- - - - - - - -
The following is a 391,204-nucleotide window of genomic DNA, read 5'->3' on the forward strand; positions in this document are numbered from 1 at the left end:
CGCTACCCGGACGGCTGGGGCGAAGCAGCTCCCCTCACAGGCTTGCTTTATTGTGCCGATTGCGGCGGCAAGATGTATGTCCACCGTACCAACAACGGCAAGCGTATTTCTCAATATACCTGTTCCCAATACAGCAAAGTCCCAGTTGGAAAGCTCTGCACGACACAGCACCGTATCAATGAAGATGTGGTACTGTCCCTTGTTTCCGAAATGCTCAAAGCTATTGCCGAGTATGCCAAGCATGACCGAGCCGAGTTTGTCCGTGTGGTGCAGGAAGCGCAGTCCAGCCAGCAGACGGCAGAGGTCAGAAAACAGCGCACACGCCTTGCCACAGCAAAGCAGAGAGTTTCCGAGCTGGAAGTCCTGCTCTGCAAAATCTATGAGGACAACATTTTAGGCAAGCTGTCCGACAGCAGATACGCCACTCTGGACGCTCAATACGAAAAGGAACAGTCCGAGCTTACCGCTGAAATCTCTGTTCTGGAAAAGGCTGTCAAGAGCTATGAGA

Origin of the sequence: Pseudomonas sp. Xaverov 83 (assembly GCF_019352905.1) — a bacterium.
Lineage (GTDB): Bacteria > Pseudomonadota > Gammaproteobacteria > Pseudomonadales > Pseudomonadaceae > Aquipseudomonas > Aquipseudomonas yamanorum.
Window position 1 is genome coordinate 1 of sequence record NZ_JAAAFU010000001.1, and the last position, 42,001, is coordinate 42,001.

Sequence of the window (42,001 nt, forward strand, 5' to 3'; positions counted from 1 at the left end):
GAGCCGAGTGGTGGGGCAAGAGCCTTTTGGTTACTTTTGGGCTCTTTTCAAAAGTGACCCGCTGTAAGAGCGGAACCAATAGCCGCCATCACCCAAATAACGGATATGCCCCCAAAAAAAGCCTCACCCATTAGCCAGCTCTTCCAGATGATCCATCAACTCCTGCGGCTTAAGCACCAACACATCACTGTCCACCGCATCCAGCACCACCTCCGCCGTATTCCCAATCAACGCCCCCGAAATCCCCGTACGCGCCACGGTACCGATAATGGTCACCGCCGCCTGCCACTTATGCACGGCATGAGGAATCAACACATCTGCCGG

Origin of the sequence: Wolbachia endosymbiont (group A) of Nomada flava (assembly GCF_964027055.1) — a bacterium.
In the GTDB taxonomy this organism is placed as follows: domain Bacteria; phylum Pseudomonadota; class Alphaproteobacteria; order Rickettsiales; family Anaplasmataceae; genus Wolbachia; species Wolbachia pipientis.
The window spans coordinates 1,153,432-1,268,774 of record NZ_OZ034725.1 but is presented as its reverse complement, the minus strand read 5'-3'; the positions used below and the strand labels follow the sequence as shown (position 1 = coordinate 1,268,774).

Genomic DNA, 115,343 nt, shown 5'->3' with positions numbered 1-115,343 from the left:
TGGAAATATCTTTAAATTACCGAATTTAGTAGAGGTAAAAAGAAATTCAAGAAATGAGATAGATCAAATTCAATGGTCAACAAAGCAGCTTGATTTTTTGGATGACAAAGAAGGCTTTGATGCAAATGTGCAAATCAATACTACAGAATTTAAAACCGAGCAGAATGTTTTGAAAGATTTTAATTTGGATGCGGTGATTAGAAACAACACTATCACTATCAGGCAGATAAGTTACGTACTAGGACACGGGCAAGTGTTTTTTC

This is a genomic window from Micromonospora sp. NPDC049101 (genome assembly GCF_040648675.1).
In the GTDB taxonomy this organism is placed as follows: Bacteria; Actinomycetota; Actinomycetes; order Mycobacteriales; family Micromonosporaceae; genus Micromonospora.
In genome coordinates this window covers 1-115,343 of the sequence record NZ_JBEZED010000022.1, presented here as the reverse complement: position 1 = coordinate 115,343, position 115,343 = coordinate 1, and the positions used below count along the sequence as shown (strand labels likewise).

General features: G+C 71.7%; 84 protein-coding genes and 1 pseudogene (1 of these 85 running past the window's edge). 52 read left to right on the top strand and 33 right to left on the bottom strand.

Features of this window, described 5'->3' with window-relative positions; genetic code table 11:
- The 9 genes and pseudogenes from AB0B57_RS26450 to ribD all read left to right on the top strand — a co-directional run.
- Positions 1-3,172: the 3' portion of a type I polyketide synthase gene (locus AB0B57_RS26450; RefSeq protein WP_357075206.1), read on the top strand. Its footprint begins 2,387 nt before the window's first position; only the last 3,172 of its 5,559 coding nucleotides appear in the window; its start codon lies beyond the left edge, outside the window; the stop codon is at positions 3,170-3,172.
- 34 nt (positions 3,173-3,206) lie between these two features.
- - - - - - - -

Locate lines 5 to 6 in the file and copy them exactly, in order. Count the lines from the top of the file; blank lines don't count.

Window position 1 is genome coordinate 1 of sequence record NZ_JAAAFU010000001.1, and the last position, 42,001, is coordinate 42,001.

Sequence of the window (42,001 nt, forward strand, 5' to 3'; positions counted from 1 at the left end):